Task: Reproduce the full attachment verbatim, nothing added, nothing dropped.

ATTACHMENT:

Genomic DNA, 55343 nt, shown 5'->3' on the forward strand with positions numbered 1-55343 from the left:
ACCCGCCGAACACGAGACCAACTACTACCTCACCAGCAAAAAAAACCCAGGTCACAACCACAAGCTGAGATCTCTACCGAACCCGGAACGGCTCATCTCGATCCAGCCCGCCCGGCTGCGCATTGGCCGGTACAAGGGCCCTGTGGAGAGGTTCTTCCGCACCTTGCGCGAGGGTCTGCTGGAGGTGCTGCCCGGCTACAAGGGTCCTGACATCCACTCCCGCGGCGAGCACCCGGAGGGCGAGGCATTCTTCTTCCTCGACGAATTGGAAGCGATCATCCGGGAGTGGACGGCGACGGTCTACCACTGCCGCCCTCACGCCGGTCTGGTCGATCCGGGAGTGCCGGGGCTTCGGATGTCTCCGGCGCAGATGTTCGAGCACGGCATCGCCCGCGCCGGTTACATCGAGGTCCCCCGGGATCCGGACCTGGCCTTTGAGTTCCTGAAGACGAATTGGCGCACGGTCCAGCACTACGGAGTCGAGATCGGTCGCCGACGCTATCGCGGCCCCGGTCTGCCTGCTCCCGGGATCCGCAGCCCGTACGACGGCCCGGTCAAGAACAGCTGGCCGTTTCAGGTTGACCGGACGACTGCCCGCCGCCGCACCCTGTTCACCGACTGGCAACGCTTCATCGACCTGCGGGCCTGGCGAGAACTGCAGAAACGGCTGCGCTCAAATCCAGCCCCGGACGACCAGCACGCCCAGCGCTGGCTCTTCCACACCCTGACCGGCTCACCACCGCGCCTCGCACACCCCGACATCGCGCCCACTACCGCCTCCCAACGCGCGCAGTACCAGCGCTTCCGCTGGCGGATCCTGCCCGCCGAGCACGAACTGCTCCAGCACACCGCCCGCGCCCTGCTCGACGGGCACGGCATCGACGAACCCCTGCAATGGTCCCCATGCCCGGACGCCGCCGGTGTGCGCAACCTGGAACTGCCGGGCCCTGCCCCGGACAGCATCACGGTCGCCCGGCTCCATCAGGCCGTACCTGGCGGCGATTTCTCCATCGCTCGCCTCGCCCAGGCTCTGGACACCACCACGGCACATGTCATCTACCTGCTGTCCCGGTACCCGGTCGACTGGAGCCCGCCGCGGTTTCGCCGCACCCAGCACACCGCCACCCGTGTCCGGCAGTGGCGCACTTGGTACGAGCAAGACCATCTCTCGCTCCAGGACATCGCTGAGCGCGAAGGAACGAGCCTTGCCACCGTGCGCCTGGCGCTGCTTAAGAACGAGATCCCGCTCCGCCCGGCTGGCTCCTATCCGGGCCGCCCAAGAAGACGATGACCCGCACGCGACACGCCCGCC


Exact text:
Genomic DNA, 55343 nt, shown 5'->3' on the forward strand with positions numbered 1-55343 from the left:
ACCCGCCGAACACGAGACCAACTACTACCTCACCAGCAAAAAAAACCCAGGTCACAACCACAAGCTGAGATCTCTACCGAACCCGGAACGGCTCATCTCGATCCAGCCCGCCCGGCTGCGCATTGGCCGGTACAAGGGCCCTGTGGAGAGGTTCTTCCGCACCTTGCGCGAGGGTCTGCTGGAGGTGCTGCCCGGCTACAAGGGTCCTGACATCCACTCCCGCGGCGAGCACCCGGAGGGCGAGGCATTCTTCTTCCTCGACGAATTGGAAGCGATCATCCGGGAGTGGACGGCGACGGTCTACCACTGCCGCCCTCACGCCGGTCTGGTCGATCCGGGAGTGCCGGGGCTTCGGATGTCTCCGGCGCAGATGTTCGAGCACGGCATCGCCCGCGCCGGTTACATCGAGGTCCCCCGGGATCCGGACCTGGCCTTTGAGTTCCTGAAGACGAATTGGCGCACGGTCCAGCACTACGGAGTCGAGATCGGTCGCCGACGCTATCGCGGCCCCGGTCTGCCTGCTCCCGGGATCCGCAGCCCGTACGACGGCCCGGTCAAGAACAGCTGGCCGTTTCAGGTTGACCGGACGACTGCCCGCCGCCGCACCCTGTTCACCGACTGGCAACGCTTCATCGACCTGCGGGCCTGGCGAGAACTGCAGAAACGGCTGCGCTCAAATCCAGCCCCGGACGACCAGCACGCCCAGCGCTGGCTCTTCCACACCCTGACCGGCTCACCACCGCGCCTCGCACACCCCGACATCGCGCCCACTACCGCCTCCCAACGCGCGCAGTACCAGCGCTTCCGCTGGCGGATCCTGCCCGCCGAGCACGAACTGCTCCAGCACACCGCCCGCGCCCTGCTCGACGGGCACGGCATCGACGAACCCCTGCAATGGTCCCCATGCCCGGACGCCGCCGGTGTGCGCAACCTGGAACTGCCGGGCCCTGCCCCGGACAGCATCACGGTCGCCCGGCTCCATCAGGCCGTACCTGGCGGCGATTTCTCCATCGCTCGCCTCGCCCAGGCTCTGGACACCACCACGGCACATGTCATCTACCTGCTGTCCCGGTACCCGGTCGACTGGAGCCCGCCGCGGTTTCGCCGCACCCAGCACACCGCCACCCGTGTCCGGCAGTGGCGCACTTGGTACGAGCAAGACCATCTCTCGCTCCAGGACATCGCTGAGCGCGAAGGAACGAGCCTTGCCACCGTGCGCCTGGCGCTGCTTAAGAACGAGATCCCGCTCCGCCCGGCTGGCTCCTATCCGGGCCGCCCAAGAAGACGATGACCCGCACGCGACACGCCCGCC